Marxism sets the definite tone in this book. The problem is instead of explaining the problems of capitalism the people jump at a philosophical Marxist rant. Perhaps the biggest problem about Marxism is the way it is explained. Those explaining try to make it sound extremely philosophical. It’s not just the freegans in the book but almost everyone. Try reading Lukac, for example. The freegans make very valid points but lose much ground in their explanation. Keep it simple and in America, don’t call it Marxism because people think (incorrectly) of Stalin and the Cold War. Change does happen and people do start paying attention. No one would have thought a Jewish Socialist had a chance as a Democratic presidential candidate until last year.

There is some good out of the freegan movement other countries have taken notice. Both England and Italy now have supermarkets donating “waste” to charities. It also opened some eyes. Although not entirely successful in their goals the freegans, like other movements, created awareness of the problem. There is quite a bit of admirable work done by the freegans, unfortunately, in America, their politics harms more than hurts them. That is not a direct criticism of their politics but rather how their politics are viewed by Americans in general.

The book starts to demonstrate the practicality of the freegan movement. I am a bicycle mechanic and I have worked bikes costing over $10,000 and these are not for professional racers, just cyclists looking to spend money. Where I now work there are t-shirts for sale with a company logo printed on them. It will cost you $40 to advertise for that company by wearing their shirt. I can agree the system is warped and definitely has problems with waste, advertising, earnings, poverty, and a host of other problems. I also think the concept of Freegans is a sound one, but one that they overshadow with their politics. It is hard to get people to support your movement if all you do is tell them how wrong they are. Find the similarities like food waste and the hungry. Few people think the poor should starve good food being disposed of because it is not sold might be common ground. I appreciate the idealism. I ride a bike and do not drive. I am a strict vegetarian. I am a minimalist. I see your point, however, inclusion should be the theme.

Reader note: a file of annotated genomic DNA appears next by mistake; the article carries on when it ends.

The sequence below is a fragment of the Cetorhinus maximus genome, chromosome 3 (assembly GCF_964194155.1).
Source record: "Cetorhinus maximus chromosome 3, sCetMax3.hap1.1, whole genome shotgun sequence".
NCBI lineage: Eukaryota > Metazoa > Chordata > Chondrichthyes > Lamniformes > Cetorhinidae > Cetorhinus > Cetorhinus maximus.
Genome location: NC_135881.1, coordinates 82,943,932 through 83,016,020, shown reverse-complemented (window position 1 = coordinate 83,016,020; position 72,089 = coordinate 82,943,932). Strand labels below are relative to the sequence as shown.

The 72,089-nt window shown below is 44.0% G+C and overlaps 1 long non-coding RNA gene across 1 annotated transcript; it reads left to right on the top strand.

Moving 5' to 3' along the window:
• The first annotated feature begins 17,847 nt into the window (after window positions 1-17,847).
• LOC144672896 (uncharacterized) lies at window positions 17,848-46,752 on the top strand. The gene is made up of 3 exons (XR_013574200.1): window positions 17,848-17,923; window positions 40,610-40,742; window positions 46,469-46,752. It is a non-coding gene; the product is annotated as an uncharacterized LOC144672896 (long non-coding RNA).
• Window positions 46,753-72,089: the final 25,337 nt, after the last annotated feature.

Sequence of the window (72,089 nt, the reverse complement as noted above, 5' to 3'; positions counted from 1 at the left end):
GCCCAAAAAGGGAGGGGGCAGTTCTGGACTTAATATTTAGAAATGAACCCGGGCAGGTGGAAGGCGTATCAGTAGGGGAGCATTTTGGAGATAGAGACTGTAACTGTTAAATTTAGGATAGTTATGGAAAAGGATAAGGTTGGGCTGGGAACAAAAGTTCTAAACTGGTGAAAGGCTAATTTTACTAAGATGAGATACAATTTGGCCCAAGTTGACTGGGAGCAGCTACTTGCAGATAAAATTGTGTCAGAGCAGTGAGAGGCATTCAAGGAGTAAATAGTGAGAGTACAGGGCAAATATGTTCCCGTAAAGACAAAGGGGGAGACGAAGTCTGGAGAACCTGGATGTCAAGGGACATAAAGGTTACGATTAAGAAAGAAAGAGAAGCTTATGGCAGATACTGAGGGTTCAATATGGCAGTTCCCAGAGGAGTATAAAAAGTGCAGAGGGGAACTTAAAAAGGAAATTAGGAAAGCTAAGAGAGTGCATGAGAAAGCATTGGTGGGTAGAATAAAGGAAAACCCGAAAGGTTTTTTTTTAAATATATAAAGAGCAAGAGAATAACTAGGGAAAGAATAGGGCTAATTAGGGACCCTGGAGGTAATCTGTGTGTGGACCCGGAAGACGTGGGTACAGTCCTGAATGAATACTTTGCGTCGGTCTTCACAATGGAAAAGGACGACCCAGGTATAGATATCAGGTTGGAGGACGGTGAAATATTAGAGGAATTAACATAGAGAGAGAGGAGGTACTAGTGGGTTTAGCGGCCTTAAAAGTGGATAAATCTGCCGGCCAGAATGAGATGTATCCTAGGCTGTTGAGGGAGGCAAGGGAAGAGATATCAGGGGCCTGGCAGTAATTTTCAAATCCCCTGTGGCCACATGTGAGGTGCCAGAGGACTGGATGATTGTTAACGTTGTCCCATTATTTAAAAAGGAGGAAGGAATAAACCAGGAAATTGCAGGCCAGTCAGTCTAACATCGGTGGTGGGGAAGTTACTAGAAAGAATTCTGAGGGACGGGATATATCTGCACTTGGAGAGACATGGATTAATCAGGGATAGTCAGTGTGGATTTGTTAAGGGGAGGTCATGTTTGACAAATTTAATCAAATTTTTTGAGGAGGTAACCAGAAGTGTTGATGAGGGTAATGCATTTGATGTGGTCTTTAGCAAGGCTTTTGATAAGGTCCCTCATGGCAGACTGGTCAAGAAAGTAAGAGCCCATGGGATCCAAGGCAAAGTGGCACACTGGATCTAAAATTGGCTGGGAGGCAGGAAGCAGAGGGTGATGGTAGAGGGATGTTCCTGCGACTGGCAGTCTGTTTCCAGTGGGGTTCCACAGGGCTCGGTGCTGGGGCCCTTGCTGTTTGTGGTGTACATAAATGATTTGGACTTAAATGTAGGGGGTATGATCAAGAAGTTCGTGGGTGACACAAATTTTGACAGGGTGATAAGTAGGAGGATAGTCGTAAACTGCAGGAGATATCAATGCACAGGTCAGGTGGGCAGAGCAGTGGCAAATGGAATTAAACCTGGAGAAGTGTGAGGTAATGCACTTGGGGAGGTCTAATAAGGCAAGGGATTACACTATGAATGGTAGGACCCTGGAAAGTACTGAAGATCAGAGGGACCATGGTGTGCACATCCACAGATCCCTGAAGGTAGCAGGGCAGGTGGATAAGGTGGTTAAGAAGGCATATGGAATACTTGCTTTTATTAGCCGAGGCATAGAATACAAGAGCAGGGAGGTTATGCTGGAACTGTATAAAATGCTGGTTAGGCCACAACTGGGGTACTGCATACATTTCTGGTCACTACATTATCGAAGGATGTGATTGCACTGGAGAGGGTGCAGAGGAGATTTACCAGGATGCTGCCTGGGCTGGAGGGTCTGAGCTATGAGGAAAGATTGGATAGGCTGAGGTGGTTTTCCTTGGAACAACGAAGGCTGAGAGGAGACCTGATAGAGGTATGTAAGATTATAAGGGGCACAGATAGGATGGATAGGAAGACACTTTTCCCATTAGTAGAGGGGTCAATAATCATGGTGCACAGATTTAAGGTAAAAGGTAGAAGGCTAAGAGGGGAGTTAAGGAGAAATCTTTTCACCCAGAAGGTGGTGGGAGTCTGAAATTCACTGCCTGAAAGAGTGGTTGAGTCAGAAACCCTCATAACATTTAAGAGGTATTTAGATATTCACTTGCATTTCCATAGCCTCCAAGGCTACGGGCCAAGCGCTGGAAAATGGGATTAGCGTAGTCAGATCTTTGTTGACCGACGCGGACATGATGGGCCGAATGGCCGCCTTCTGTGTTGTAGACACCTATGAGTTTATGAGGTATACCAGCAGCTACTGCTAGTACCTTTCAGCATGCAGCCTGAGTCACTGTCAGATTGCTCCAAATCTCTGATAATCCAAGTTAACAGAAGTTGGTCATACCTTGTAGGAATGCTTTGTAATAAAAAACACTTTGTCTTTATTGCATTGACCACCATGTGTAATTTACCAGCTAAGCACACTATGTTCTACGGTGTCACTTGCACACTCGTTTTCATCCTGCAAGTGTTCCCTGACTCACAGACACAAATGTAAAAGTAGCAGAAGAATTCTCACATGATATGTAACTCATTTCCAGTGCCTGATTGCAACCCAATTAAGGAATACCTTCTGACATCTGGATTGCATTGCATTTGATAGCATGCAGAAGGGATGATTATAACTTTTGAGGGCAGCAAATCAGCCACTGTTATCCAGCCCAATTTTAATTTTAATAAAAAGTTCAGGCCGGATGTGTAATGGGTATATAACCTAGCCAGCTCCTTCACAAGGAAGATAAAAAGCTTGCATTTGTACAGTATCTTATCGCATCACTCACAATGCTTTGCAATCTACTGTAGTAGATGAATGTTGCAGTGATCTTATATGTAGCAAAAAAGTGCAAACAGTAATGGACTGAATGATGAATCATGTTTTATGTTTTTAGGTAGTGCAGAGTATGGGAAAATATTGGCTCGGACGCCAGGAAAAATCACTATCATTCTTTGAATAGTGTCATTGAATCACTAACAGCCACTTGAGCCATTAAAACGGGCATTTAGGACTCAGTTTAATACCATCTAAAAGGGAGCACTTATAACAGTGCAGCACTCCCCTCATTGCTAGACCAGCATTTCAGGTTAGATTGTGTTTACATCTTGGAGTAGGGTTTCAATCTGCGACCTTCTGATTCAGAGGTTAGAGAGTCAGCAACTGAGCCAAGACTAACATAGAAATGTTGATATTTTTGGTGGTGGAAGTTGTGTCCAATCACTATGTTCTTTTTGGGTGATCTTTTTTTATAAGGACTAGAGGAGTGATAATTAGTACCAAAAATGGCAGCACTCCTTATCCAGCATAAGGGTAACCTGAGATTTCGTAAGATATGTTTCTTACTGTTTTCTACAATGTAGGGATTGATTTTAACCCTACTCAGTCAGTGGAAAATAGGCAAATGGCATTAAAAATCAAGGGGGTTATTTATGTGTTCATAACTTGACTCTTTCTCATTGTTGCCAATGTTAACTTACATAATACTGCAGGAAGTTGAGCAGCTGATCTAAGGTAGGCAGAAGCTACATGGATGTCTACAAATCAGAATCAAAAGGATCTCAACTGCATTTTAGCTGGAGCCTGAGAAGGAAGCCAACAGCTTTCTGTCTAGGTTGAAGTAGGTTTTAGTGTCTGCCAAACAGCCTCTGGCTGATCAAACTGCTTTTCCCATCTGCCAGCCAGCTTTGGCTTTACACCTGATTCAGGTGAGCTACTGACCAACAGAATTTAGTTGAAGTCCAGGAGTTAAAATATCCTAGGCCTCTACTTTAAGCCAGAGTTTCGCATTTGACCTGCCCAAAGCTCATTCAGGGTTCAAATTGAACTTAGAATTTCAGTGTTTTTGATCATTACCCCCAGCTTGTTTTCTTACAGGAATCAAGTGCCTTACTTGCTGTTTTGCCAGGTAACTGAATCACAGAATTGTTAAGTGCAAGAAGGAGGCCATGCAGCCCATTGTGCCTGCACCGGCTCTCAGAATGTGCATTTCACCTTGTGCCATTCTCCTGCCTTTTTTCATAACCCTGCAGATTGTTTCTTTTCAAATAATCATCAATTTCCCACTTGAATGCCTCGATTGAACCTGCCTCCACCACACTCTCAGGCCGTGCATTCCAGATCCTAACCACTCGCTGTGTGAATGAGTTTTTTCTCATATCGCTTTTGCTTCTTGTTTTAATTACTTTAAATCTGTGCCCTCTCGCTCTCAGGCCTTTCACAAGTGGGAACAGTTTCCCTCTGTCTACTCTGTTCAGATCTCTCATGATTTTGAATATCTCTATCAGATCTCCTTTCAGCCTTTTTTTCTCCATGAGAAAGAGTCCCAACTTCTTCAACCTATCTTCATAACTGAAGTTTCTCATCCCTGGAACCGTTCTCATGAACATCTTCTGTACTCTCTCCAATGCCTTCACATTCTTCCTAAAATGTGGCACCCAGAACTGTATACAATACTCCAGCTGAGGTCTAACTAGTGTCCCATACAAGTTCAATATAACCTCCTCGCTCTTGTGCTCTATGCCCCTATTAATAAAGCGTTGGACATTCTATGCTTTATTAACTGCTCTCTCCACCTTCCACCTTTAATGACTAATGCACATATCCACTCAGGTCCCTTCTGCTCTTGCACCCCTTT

All in all, this is a good book. The review is political as that is what the book turned to. A sound idea but slightly flawed in execution. Presentation of facts concerning the amount of waste was well done and spread throughout the book. Barnard’s narrative does a good deal to tone down the message of many in the movement.


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2 responses to “Book Review — Freegans: Diving into the Wealth of Food Waste in America

  1. Sounds fascinating. They are right, there is certainly a lot of waste, over-buying–and don’t get me started on planned obsolescence (have you ever tried to get a small appliance repaired?). However, judging the people you want to join your movement sounds alienating.

    • A Goodreads friend in the UK sent me a YouTube to Hugh’s War in Waste, a BBC1 series. A more “friendly” look at the problem with the same shock value.

      As a bike mechanic I can say most components are not repairable and Wal-Mart bikes on the whole are more expensive to fix than replace.